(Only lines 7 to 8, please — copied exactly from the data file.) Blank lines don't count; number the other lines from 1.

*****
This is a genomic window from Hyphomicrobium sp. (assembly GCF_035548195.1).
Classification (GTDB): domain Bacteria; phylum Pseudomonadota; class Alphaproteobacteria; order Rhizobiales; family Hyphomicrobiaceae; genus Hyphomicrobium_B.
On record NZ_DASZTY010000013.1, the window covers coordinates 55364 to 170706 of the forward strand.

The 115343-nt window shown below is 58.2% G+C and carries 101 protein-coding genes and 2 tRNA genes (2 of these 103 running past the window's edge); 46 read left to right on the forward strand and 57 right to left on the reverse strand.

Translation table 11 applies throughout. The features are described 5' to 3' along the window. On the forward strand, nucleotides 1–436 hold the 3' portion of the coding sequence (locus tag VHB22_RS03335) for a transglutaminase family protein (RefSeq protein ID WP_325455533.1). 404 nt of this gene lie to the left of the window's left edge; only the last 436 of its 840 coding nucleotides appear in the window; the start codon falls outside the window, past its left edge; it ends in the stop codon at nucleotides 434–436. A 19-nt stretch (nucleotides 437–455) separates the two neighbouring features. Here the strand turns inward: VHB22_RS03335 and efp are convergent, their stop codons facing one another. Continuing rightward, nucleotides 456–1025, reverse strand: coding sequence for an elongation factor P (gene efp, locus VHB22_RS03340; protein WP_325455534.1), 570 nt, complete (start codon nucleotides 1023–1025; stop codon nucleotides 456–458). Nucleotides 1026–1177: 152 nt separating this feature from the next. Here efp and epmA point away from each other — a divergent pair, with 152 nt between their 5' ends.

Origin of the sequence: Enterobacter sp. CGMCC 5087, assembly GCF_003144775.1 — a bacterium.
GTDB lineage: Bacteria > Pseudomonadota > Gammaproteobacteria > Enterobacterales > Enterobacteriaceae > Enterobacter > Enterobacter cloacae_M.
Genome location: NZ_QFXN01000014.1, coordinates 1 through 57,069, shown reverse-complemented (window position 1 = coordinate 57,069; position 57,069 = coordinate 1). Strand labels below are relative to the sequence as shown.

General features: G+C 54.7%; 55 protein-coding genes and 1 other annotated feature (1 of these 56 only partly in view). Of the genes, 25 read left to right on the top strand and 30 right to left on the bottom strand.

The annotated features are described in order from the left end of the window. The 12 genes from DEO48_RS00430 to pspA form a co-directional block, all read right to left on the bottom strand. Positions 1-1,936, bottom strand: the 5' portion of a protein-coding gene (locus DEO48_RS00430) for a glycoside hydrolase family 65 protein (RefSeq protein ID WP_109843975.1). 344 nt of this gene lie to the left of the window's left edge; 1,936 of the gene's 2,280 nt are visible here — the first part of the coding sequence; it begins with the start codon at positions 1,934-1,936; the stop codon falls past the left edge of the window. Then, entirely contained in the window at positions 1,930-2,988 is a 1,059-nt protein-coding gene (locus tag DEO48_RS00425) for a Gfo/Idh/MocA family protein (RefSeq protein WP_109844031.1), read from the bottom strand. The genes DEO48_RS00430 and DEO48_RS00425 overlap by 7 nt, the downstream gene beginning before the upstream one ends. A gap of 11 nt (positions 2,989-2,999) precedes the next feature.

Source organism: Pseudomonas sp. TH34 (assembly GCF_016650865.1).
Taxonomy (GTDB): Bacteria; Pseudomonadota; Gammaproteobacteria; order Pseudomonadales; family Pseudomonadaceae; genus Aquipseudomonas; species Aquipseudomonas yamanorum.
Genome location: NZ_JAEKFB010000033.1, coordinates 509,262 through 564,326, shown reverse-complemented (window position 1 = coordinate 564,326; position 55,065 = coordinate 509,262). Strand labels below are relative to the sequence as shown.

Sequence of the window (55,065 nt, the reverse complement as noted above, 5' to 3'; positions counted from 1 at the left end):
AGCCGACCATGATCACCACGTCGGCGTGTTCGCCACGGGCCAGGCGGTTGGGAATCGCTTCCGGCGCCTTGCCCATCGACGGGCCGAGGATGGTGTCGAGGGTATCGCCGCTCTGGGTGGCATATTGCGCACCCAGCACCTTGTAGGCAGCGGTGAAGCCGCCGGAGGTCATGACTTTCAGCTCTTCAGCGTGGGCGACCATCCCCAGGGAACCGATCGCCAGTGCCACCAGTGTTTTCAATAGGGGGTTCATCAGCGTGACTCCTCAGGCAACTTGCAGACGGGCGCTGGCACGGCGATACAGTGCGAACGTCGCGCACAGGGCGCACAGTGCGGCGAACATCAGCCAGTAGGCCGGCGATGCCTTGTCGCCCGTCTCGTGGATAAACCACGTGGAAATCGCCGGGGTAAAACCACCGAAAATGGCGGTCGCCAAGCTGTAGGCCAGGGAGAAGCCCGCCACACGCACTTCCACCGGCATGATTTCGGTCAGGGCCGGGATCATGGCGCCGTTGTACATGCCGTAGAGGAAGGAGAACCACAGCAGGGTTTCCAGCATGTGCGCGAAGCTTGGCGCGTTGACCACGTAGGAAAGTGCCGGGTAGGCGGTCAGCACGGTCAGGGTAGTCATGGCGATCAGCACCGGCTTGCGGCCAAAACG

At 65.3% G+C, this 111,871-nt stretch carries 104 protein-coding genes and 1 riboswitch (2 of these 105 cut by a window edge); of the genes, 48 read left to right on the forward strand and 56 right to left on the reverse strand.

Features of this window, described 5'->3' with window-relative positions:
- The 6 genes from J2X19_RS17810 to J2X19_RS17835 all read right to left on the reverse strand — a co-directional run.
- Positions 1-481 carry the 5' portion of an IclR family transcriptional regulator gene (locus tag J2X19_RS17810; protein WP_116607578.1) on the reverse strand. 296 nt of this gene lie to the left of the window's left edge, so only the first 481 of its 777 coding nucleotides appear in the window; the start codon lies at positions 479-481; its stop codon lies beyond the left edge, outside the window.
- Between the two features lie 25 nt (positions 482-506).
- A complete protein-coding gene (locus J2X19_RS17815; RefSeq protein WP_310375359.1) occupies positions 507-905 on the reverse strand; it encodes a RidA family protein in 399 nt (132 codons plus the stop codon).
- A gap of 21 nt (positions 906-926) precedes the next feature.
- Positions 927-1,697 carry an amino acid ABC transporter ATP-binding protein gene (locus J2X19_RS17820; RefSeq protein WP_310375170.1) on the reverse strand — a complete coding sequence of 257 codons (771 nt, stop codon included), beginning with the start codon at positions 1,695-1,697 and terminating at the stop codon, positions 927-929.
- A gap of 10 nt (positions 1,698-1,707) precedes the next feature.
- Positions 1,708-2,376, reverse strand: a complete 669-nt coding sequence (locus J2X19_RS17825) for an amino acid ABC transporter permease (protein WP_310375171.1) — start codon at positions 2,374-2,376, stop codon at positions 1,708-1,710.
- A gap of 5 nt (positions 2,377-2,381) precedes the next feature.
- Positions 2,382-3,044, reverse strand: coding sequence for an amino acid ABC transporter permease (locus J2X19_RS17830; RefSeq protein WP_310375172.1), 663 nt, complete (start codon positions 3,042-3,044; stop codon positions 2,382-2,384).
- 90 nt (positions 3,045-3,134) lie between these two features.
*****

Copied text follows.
GTDB lineage: Bacteria > Pseudomonadota > Gammaproteobacteria > Enterobacterales > Enterobacteriaceae > Enterobacter > Enterobacter cloacae_M.
Genome location: NZ_QFXN01000014.1, coordinates 1 through 57,069, shown reverse-complemented (window position 1 = coordinate 57,069; position 57,069 = coordinate 1). Strand labels below are relative to the sequence as shown.